Ip Kin-Yuen: “Government Must Respond to Citizens and Aid All Sectors in Face of Epidemic”

PTU News Reporter

The epidemic of coronavirus spreads throughout Hong Kong. Pro-democracy lawmakers have repeatedly demanded the government to close the border, but to no avail. The society is paralysed by fear as masks and disinfectants are all sold out. The education sector is faced with a significant challenge during this epidemic. Many principals and teachers reached out to PTU president and lawmaker Ip Kin-yuen to express their concerns and difficulties, including concerns about DSE, operation difficulties in kindergartens and tutorial centres, as well as the arrangement for class resumption. Ip has repeatedly communicated with the Education Bureau in different forms in the hope that the government would genuinely cooperate with the education sector, make an effort in understanding the education sector’s challenges, and support schools in prevention work with appropriate policies and resources.

Since the government announced the extension of the Chinese New Year holiday on 25th January, Ip has been receiving feedback from principals and teachers of all levels of schools, from universities to kindergartens. The comments concern the lack of masks and disinfectants on campus, the impact on all levels of examinations, financial and operational difficulties faced by schools and so on. Ip holds that schools still have a lot on hand even during class suspension. As there is no end of the epidemic in sight, schools need more than ever assistance from the Education Bureau.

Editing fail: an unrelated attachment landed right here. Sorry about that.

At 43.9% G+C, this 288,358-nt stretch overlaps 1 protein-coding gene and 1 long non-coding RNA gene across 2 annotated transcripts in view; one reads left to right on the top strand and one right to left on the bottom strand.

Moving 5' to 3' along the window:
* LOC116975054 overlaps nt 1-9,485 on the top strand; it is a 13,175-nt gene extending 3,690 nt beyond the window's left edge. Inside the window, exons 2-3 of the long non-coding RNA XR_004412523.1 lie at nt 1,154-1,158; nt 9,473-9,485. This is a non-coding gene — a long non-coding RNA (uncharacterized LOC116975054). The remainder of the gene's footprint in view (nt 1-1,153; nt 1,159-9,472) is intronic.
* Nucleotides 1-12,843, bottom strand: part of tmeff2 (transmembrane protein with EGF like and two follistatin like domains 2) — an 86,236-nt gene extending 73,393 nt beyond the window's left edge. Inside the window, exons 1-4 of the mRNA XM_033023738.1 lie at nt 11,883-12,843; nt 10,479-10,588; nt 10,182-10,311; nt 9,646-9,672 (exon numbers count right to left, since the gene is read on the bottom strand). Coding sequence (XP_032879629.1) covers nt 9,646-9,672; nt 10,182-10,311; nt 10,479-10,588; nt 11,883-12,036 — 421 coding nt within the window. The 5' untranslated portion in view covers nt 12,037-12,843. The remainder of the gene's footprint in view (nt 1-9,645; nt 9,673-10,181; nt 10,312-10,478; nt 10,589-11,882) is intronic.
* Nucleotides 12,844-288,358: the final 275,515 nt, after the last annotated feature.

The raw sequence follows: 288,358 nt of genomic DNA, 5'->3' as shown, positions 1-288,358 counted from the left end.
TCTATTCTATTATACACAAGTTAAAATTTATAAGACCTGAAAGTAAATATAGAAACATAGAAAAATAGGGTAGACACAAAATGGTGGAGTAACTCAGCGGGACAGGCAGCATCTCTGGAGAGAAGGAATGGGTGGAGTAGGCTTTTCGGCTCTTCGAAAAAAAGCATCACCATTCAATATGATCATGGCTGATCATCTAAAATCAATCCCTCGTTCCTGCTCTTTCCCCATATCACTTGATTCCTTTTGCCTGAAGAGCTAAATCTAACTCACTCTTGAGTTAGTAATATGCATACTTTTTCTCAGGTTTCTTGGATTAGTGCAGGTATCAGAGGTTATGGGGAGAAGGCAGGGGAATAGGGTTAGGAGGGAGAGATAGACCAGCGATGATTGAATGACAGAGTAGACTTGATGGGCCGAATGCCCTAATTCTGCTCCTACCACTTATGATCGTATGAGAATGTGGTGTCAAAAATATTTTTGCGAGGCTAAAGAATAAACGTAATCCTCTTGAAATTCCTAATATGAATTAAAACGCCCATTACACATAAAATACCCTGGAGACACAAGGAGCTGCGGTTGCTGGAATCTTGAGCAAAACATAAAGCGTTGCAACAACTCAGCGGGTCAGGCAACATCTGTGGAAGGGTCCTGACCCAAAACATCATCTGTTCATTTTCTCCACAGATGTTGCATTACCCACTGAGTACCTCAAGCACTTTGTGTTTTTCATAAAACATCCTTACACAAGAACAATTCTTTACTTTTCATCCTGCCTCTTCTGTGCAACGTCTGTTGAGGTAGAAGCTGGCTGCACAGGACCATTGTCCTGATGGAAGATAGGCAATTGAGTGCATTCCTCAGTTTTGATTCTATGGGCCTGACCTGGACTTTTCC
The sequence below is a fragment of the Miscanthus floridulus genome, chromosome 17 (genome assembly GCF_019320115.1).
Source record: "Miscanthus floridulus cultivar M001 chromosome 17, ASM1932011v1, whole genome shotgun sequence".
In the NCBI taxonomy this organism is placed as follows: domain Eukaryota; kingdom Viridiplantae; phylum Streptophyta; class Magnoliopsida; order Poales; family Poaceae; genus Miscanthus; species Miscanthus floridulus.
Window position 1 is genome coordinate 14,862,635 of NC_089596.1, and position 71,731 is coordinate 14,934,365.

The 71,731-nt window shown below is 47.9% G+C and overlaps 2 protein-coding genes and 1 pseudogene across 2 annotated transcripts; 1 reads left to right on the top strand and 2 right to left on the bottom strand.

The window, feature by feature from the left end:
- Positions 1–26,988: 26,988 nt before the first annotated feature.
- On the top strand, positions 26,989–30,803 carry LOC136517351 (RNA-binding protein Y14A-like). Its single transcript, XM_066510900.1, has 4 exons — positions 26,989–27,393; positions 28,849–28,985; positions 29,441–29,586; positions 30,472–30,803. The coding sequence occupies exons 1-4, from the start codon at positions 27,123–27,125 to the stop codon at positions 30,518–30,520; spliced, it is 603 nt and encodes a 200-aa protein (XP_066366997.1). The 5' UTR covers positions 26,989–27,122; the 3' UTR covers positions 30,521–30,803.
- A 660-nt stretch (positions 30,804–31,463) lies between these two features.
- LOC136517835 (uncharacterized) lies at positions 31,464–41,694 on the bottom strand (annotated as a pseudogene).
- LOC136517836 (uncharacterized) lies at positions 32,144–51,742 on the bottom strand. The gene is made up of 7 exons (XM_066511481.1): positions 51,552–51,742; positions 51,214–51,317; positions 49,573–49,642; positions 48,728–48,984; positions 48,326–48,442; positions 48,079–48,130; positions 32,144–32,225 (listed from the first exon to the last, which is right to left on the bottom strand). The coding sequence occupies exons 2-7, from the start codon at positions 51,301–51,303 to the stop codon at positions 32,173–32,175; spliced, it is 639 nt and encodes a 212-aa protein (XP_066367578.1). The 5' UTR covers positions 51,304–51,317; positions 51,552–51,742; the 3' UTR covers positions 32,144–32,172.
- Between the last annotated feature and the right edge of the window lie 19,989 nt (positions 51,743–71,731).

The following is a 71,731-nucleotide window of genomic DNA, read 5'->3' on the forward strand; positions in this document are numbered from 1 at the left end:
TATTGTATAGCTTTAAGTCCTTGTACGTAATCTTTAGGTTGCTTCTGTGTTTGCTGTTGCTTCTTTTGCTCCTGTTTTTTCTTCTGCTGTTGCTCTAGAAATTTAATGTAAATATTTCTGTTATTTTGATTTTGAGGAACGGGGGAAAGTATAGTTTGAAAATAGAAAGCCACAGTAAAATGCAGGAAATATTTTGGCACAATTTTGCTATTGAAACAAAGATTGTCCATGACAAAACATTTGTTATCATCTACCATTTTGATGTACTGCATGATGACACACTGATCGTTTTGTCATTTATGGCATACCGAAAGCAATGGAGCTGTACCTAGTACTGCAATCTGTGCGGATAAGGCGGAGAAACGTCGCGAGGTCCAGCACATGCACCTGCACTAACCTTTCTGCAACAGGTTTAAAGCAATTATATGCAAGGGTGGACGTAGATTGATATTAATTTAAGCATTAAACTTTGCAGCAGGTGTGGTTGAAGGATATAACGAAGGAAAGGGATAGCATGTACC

Schools Lack Resources in Prevention
Government Should Coordinate Purchase

Despite the repeated demands from pro-democracy lawmakers to close the border so as to curb risks of spreading the epidemic, the government has only agreed to close part of the border. Hong Kong is thus still vulnerable to the virus. Citizens swarmed out to purchase masks, disinfectants, and bleach. Although the government announced financial aids for schools to purchase disease prevention products, schools reflected that the supply of such products is tight and purchase is difficult. Campuses must also be disinfected on a regular basis. Teachers and students who need to go to school must also be taken care of. The shortage of such products is truly worrisome.

Ip criticises the government for its reluctance to keep the source of the virus at bay, resulting in a shortage of disease prevention products in the market. Schools must arrange for students to continue learning at home during class suspension while making sure to disinfect campuses under the shortage of disease prevention products. The Education Bureau should take up a more proactive role and coordinate purchase of said products to ensure supply.

Class Suspension Causes Operational Difficulties
Tutorial Centres and Kindergartens might Wind Up